Emily Kovar

MPS, Global Development
  • Hometown: Torrance, Los Angeles, California
  • Colleges attended and degree earned: BS in International Agricultural Development, UC Davis
What are the big challenges you want to tackle in the world?

I want to contribute to ending hunger.

What were you doing before the MPS program?

The same thing most of my cohort was doing — serving in Peace Corps! I was based in Tanzania.

Tell us a fun fact about you.

I am a retired competitive powerlifter.

What does global development mean to you?

Global development to me is the intersection between ending hunger, poverty, injustice and mitigating climate change. Each person's contribution can look different, but overall each approach should be with the intent to remediate our planet and society. It is done with the understanding that at the end of the day we are all connected by where we live- on this planet that has no alternative.

What has been the most memorable or impactful experience of your career so far?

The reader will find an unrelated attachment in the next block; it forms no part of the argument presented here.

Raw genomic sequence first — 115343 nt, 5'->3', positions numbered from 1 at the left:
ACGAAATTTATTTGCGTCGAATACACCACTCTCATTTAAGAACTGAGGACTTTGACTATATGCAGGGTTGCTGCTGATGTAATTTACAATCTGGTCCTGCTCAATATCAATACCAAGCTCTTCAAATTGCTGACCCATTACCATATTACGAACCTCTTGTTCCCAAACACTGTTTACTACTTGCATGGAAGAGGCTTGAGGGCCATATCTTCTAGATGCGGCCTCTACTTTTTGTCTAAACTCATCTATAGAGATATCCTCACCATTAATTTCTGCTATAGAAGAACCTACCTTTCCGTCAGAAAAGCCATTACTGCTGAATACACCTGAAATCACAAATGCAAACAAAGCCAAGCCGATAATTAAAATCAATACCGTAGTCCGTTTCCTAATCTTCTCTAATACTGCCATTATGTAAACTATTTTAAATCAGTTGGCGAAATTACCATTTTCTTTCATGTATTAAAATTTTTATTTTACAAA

Out of the plethora of significant conversations, meals I didn't know what I was eating, and successful harvests of vegetables, I think the most impactful experience I have had was being told by a colleague that I was a "real Kenyan girl." We were working on a project to improve indigenous vegetable production outside of the town of Eldoret in Western Kenya. After doing some back breaking data collection on low lying vegetables, we had a brief conversation in Kiswahili with sweat still on our foreheads about the crops and my kitenge fabric dress. This is when he dropped the comment that I was now accepted as a real Kenyan girl. In the moment I thought it was a kind sentiment. I had been working with him for months and painstakingly tried to absorb all of the Kiswahili I could, so I naively thought I deserved some recognition for my efforts. But now on reflection after a longer stint of living and working in East Africa, I have much more appreciation of what my Kenyan colleague said. There is nothing trivial about an East African deeming a young, white woman as a "real Kenyan girl." I think about this now. This connection and passion he saw in me, that helped even for our short time working together, to allow us to be related on the grand stage of the globe, not just where we come from or who our ancestors are. It helped him bring me into his sphere and be in the same world together.

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